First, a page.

by Andrada, Romania
Located in the London suburbs, the International Pole Sports Federation is trying to disembarrass "pole sports" from its association with strip clubs and find a way to include it in the Olympics. This is not surprising to happen because a similar attempt was made in 2012 but it has not been successful.
What makes pole dancing currently so controversial is its unavoidable dimly lit undertones, in spite of the fact that they banned pole dancing staples such as removing pieces of clothing. Other steps taken towards being taken seriously as a sport include giving technical code names for moves and specifying strict scoring rules based on their difficulty. Although some dancers may argue that regimentation has gone to the point of taking the fun out of it, people are still reluctant to the idea of it becoming an Olympic sport.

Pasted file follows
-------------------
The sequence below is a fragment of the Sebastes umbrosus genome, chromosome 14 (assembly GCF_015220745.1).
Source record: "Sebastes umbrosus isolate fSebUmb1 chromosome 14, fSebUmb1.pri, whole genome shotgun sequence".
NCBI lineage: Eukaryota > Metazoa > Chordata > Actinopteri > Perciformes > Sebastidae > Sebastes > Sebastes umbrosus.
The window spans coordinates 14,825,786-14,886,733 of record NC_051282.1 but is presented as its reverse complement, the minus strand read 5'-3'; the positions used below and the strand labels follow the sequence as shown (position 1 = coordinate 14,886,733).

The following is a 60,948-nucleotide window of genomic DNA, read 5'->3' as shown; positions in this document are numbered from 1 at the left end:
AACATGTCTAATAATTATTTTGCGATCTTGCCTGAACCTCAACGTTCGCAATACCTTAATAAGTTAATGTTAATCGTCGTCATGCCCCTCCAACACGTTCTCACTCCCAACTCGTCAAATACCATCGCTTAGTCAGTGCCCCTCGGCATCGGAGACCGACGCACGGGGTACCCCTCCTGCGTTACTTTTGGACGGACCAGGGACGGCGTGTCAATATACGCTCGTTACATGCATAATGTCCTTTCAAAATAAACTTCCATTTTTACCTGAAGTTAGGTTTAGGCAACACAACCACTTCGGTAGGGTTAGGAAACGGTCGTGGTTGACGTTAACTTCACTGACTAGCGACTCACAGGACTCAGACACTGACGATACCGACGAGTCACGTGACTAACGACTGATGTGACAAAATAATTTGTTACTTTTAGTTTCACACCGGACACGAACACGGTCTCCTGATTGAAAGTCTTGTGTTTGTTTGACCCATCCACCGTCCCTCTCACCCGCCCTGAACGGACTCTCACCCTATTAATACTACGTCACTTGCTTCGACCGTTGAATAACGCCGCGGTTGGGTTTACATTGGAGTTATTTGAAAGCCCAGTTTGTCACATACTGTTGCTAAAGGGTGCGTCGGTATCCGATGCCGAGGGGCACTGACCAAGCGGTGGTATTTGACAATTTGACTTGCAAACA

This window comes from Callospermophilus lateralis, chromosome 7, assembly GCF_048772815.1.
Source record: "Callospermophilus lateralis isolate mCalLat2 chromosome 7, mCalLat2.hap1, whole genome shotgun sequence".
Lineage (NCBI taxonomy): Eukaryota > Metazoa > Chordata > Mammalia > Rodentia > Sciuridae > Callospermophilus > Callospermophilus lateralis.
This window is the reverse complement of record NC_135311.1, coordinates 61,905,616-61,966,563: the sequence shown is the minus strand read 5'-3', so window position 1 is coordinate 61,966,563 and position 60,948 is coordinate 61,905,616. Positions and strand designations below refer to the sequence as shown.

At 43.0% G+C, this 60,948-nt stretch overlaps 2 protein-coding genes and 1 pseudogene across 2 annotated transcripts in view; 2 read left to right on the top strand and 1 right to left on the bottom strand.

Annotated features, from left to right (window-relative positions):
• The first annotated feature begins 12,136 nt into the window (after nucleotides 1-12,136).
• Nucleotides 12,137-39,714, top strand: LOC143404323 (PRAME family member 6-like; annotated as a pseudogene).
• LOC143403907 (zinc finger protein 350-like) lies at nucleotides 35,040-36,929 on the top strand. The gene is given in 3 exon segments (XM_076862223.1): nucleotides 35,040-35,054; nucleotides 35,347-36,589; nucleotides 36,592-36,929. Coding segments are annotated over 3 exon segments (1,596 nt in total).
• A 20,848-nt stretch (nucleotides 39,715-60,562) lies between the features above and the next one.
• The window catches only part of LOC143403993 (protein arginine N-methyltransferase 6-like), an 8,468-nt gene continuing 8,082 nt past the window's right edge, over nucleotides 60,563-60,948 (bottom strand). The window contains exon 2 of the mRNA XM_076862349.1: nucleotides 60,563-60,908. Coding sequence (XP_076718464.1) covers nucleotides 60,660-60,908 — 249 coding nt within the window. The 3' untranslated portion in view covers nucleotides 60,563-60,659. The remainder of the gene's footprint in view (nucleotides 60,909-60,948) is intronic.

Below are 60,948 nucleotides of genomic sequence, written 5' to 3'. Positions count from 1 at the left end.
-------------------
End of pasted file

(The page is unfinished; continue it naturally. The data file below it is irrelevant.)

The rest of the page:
Its origins, however, are not what you might expect. Swinging around vertical poles and ropes has been around since the 12th century when Mallakhamb was introduced in India as an exercise for male wrestlers. Surely enough pole dancing is still regarded as a form of exercise, as it requires strength, flexibility and endurance. In addition to improving physical fitness, pole dancing is also used by women to build up confidence.
Undoubtedly, pole dancing is becoming more and more popular. With appearances in films such as Desperate Housewives and The View, increasingly more celebrities (Jessica Alba, Demi Moore, Britney Spears, to name a few) practice it on a daily basis. Pole dancing, after all, is no longer a show for men as it is a way for women to achieve something for themselves. Only time will tell if it’ll succeed becoming an Olympic game.